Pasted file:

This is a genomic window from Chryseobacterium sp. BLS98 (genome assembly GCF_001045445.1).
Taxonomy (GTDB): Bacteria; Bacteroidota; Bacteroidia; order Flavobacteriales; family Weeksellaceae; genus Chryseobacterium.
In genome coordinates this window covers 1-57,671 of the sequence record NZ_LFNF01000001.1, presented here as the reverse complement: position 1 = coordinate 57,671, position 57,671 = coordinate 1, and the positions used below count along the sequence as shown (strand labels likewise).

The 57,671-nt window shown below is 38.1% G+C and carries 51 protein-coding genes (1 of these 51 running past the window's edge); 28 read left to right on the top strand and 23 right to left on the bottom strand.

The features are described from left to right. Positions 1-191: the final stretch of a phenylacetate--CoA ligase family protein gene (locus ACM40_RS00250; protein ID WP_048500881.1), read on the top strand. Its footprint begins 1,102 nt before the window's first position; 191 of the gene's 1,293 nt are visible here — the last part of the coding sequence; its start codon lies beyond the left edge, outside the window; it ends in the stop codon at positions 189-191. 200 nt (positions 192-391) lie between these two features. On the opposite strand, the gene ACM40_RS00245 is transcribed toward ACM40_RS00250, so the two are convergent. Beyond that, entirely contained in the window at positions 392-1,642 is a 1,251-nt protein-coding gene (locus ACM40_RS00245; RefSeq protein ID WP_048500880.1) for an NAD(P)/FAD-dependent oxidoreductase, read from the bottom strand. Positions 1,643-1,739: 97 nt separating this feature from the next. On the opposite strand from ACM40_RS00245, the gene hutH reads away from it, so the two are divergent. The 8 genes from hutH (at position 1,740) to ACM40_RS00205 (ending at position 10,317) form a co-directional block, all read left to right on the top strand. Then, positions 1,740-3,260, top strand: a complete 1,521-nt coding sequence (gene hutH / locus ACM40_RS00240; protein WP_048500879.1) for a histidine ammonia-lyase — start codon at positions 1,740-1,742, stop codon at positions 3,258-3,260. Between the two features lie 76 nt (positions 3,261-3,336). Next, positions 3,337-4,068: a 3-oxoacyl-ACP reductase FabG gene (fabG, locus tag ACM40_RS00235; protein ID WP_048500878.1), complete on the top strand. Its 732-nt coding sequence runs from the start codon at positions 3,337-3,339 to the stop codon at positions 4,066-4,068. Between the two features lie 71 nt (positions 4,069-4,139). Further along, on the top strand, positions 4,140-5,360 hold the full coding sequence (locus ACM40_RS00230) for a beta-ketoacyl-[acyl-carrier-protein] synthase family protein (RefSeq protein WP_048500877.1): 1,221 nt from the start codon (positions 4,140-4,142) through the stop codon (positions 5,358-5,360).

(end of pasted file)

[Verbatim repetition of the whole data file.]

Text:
This is a genomic window from Chryseobacterium sp. BLS98 (genome assembly GCF_001045445.1).
Taxonomy (GTDB): Bacteria; Bacteroidota; Bacteroidia; order Flavobacteriales; family Weeksellaceae; genus Chryseobacterium.
In genome coordinates this window covers 1-57,671 of the sequence record NZ_LFNF01000001.1, presented here as the reverse complement: position 1 = coordinate 57,671, position 57,671 = coordinate 1, and the positions used below count along the sequence as shown (strand labels likewise).

The 57,671-nt window shown below is 38.1% G+C and carries 51 protein-coding genes (1 of these 51 running past the window's edge); 28 read left to right on the top strand and 23 right to left on the bottom strand.

The features are described from left to right. Positions 1-191: the final stretch of a phenylacetate--CoA ligase family protein gene (locus ACM40_RS00250; protein ID WP_048500881.1), read on the top strand. Its footprint begins 1,102 nt before the window's first position; 191 of the gene's 1,293 nt are visible here — the last part of the coding sequence; its start codon lies beyond the left edge, outside the window; it ends in the stop codon at positions 189-191. 200 nt (positions 192-391) lie between these two features. On the opposite strand, the gene ACM40_RS00245 is transcribed toward ACM40_RS00250, so the two are convergent. Beyond that, entirely contained in the window at positions 392-1,642 is a 1,251-nt protein-coding gene (locus ACM40_RS00245; RefSeq protein ID WP_048500880.1) for an NAD(P)/FAD-dependent oxidoreductase, read from the bottom strand. Positions 1,643-1,739: 97 nt separating this feature from the next. On the opposite strand from ACM40_RS00245, the gene hutH reads away from it, so the two are divergent. The 8 genes from hutH (at position 1,740) to ACM40_RS00205 (ending at position 10,317) form a co-directional block, all read left to right on the top strand. Then, positions 1,740-3,260, top strand: a complete 1,521-nt coding sequence (gene hutH / locus ACM40_RS00240; protein WP_048500879.1) for a histidine ammonia-lyase — start codon at positions 1,740-1,742, stop codon at positions 3,258-3,260. Between the two features lie 76 nt (positions 3,261-3,336). Next, positions 3,337-4,068: a 3-oxoacyl-ACP reductase FabG gene (fabG, locus tag ACM40_RS00235; protein ID WP_048500878.1), complete on the top strand. Its 732-nt coding sequence runs from the start codon at positions 3,337-3,339 to the stop codon at positions 4,066-4,068. Between the two features lie 71 nt (positions 4,069-4,139). Further along, on the top strand, positions 4,140-5,360 hold the full coding sequence (locus ACM40_RS00230) for a beta-ketoacyl-[acyl-carrier-protein] synthase family protein (RefSeq protein WP_048500877.1): 1,221 nt from the start codon (positions 4,140-4,142) through the stop codon (positions 5,358-5,360).